Supreme Court’s ruling leaves sports TV market intact
Nothing will change in the sports television business as a result of last week’s Aereo decision at the Supreme Court, and that’s good news for leagues that have grown to depend on ever-increasing rights fees from sports networks.
The NBA can remain secure in the knowledge that its projected media rights windfall will not be threatened by lowered retransmission consent revenue at ABC, Fox, NBC or any of its potential bidders.
The Big Ten Conference can expect broadcast networks ABC and Fox to have the resources to pay a healthy media rights fee increase when it starts negotiating a new deal, probably next year.
It’s the same story for European soccer leagues like the Premier League and La Liga when their rights come up. The U.S. sports rights bubble is not about to pop.
The sports industry dodged a bullet last week when the Supreme Court ruled 6-3 against Aereo, a service that redistributes broadcast signals via the Internet for a small monthly fee.
Media writer John Ourand and editor Tom Stinson talk about CBS's Thursday night NFL package, as well as last week's Supreme Court decision concerning Aereo and what it means.
The court’s ruling ensures that the status quo will remain in place for the TV business, which means that broadcast networks will continue to reap retransmission consent fees from cable and satellite operators.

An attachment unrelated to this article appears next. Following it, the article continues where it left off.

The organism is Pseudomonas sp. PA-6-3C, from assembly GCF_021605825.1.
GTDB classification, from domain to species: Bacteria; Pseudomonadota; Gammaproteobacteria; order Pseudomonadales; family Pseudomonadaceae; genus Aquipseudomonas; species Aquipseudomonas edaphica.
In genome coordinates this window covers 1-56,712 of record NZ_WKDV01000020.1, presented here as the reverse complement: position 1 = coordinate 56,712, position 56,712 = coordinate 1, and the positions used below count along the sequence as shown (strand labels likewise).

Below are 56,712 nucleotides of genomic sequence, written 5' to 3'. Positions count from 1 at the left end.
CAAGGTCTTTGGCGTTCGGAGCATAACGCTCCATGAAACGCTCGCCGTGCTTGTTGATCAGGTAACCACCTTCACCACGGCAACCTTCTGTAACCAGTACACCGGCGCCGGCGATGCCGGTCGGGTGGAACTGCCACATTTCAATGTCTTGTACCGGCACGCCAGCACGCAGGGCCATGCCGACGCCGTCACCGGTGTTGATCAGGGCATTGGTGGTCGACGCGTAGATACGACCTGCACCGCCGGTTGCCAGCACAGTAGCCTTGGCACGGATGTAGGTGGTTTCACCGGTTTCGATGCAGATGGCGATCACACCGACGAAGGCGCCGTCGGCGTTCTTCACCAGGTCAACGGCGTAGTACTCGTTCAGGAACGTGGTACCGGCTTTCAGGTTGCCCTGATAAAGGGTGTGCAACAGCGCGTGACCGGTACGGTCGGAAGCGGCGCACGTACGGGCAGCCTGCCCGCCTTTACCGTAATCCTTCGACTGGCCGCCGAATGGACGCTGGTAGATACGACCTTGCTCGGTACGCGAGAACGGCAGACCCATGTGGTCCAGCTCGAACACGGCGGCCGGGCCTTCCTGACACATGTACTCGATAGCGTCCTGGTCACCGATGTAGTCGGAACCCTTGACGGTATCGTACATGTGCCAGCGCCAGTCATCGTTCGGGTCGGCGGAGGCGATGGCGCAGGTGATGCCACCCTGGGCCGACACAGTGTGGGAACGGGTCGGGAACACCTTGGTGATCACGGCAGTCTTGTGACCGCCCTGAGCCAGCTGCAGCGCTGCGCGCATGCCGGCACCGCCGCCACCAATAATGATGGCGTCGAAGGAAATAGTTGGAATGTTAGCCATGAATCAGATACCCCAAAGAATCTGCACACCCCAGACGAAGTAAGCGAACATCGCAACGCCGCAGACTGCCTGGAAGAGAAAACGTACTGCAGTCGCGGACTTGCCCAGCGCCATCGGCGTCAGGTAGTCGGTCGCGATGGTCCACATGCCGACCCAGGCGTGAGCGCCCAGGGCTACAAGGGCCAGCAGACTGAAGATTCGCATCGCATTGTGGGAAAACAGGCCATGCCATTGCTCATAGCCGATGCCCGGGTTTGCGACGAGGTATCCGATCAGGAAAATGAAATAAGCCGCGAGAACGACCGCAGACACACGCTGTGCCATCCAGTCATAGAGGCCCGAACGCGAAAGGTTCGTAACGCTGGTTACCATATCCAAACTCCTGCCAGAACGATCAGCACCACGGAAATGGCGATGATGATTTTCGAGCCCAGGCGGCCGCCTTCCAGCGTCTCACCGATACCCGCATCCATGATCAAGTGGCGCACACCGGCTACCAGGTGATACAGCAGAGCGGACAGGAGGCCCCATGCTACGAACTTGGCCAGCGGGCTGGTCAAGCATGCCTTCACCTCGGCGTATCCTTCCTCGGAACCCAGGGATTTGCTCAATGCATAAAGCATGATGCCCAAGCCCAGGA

“Nothing changes in the business as a result of this decision,” said Adam Chase, an attorney with Washington, D.C., law firm Cooley, which specializes in media issues. “The court left a couple of decisions for another day — issues dealing with cloud-based services and network DVRs. But this protects the structure that’s been in place.”
In a series of TV interviews last week, CBS CEO Leslie Moonves said his network expects to bring in $2 billion in retransmission consent fees by 2020. Those fees helped fund CBS’s $275 million deal for a package of Thursday night NFL games this fall.
Had Aereo prevailed, those fees would have been threatened as cable and satellite distributors likely would have adopted Aereo’s business model and cut their retransmission payments.
“Now broadcasters don’t have to look at other business models and can maintain the status quo,” Chase said. “They don’t have to consider turning their broadcast channels into cable networks or wireless services.”
Before the ruling, News Corp.’s Chase Carey said Fox could shed the local affiliate system and be turned into a cable channel. Moonves talked about turning CBS into an over-the-top network.
Both plans would have kept Aereo from using their signal and preserved the networks’ retransmission fees. But they likely would have caused existing sports rights contracts to be changed.
Broadcasters’ media deals are cut on the basis of reaching all 116 million broadcast TV homes. If CBS, for example, became a fully distributed cable network at 99 million homes, how much extra would a league like the NFL charge for the loss of those 17 million homes?
Because of last week’s Supreme Court ruling, broadcasters will not need to find out an answer to that question. When asked last week what the ruling means for CBS, Moonves could not help but mention the country’s top TV property.
“We will continue to deliver to the American consumer the NFL,” he told Bloomberg Television.